An arms industry giant
Lockheed Martin is the world’s largest arms company, having overtaken BAE Systems in 2009.
In 2008 its military sales amounted to $29.9 billion (£18.4 billion) out of a total sales of $42.7 billion (£26.2 billion). This translates as military sales representing 70 percent of the total -a figure that has risen to 74 percent in 2009.
Lockheed produce, among other things, the C130J Hercules Transport and F-16 fighter jets that have been used by Israel e.g. to murder civilians in Gaza during Operation Cast Lead, F-35 Joint Strike Fighters, Hellfire Missiles, and cluster munitions. The company developed and manufactured the UK’s Trident nuclear missiles, are one of three three private companies to run the Aldermaston nuclear base in the UK, and have a £5.3bn contract with the UK government to design and build new weapons of mass destruction.
Lockheed Martin also jointly developed missile and radar systems for the Aegis destroyers that the US is pressuring South Korea to allow to dock on Jeju Island. As part of Obama’s “Forward Base” defence strategy, the US wants to surround China with ‘defence’ missile systems that also have offensive capabilites. South Korea is progressing, despite protests by locals and the untold damage the base will do both to global security, local democracy, and the UNESCO world heritage site the island is it. The campaign against the base has drawn high-profile backers, such as Gloria Steinem and Robert Redford.
Lockheed and the 2011 census
The contract for data collection and storage is often contracted out to private companies. In 2008, Lockheed won the £150m contract to deliver data capture and processing capability for the census on behalf of the Office for National Statistics (ONS), over 80 other competitors.
The Patriot Act
Lockheed Martin –which does 80 percent of its work for the US defence department– assists more than two dozen American government agencies and is involved in surveillance and data processing for the CIA and FBI.
It has controversially provided private contract interrogators to the Abu Ghraib prison in Iraq and Guantánamo Bay in Cuba. All US-based companies are subject to the Patriot Act, which allows the US government to have access to any data in the company’s possession. Campaigners have warned this could give the US government access to detailed and personal data on the UK’s entire population.
Lockheed Martin is trying hard to get into the intelligence market, mixing their data gathering and processing arm with intense UK lobbying to relax data protection laws.
Lockheed Martin was formed in March 1995 with the merger of Lockheed Corporation and Martin Marietta Corporation. Lockheed Martin UK, the subsidiary responsible for the data management systems involved in conducting the census, works across the military, technology and civil sectors. Lockheed Martin UK employs around 1,700 people at a dozen sites across the UK.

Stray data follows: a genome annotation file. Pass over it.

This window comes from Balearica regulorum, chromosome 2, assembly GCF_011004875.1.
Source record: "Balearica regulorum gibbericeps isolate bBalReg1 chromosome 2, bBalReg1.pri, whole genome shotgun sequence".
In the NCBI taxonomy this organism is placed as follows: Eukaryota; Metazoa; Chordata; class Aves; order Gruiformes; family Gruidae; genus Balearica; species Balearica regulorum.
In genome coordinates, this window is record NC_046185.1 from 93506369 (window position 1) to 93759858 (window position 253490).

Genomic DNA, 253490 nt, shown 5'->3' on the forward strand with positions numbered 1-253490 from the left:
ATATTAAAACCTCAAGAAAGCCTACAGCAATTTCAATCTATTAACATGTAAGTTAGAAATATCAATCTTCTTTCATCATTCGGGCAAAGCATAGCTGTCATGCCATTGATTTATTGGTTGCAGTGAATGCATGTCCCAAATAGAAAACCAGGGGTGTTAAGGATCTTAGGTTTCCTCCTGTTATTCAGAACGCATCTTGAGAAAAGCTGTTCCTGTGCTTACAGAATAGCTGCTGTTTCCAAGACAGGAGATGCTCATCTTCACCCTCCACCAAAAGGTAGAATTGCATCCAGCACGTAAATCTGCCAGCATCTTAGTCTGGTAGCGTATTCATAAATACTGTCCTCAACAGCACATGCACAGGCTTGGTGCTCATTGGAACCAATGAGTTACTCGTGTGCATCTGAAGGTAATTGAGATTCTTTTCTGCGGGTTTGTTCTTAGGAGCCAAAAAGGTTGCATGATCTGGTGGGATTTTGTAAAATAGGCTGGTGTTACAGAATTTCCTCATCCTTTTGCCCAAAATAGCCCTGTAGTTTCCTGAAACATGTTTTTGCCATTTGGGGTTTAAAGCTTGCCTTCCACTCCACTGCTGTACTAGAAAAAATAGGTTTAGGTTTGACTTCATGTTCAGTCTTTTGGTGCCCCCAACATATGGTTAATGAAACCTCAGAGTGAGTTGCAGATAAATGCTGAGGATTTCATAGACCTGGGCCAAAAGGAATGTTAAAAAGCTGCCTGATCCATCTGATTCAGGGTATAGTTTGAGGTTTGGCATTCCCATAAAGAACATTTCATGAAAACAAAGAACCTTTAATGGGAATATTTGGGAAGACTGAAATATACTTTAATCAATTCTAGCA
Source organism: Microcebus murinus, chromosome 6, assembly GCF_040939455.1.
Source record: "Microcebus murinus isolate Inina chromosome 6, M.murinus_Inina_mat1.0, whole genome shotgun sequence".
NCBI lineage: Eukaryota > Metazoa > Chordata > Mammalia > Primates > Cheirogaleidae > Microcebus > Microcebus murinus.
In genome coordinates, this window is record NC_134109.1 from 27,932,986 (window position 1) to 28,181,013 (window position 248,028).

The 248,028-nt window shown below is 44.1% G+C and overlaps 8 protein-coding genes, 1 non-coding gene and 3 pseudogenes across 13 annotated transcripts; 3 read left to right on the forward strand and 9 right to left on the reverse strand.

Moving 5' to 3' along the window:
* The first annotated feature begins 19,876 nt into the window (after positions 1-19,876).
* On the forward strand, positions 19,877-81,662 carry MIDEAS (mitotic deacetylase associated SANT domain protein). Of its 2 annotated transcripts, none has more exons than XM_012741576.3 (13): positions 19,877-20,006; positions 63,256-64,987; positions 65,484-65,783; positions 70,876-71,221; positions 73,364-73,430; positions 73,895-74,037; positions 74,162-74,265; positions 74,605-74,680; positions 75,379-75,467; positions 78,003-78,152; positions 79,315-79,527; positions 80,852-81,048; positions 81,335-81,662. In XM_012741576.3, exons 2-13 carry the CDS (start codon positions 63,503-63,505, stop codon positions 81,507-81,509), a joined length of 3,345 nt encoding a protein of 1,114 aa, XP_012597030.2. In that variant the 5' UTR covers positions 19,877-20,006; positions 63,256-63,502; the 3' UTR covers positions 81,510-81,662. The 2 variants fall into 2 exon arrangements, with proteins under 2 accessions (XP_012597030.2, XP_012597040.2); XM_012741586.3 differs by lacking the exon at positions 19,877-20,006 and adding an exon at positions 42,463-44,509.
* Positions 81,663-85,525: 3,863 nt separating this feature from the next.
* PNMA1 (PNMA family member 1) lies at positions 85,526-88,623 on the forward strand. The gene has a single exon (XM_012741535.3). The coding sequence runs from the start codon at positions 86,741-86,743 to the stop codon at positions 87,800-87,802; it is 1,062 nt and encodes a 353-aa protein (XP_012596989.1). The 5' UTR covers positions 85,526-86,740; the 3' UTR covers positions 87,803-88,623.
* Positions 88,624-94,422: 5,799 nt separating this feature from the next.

Lockheed in the 2003 Iraq War
Lockheed’s F-117 stealth attack fighters were used at the beginning of the US invasion of Iraq, while its former vice-president, Bruce Jackson, chaired the Coalition for the Liberation of Iraq, a bipartisan group formed to promote George W. Bush’s plan for war in Iraq. Jackson was also involved in corralling support for the war from Eastern European countries, going so far as helping to write their letter of endorsement for military intervention.
Lockheed Martin started moving into the intelligence market after 9/11, and 2005 saw them emerge as one of the largest employers of private military interrogators. Those stationed in Iraqi prisons received a $2,000 bonus just for signing up, with further benefits down the line. The prisons included Abu Ghraib, Camp Cropper, a prison at Baghdad International Airport, and Camp Whitehorse, near Nasariyah. Lockheed Martin first got involved in the interogation contracting business immediately after September 11 2001. Lockheed Martin’s involvement in military interogations is through the company Sytex which it bought for $462 million.
After the Abu Ghraib scandal the Pentagon began awarding ‘no-bid’ contracts to Lockheed.
Lockheed’s Keyhole and Lacrosse satellites beam images from the war back to the military; its U-2 and the SR-71 Blackbird spy planes, F-16, F/A-22 jet fighters, and F-117 stealth attack fighters were used to “shock and awe” the Iraqis at the start of the US invasion; and ground troops employed its Hellfire air-to-ground missiles and the Javelin portable missiles in the invasion of Fallujah.
All Iraq war sources can be found here.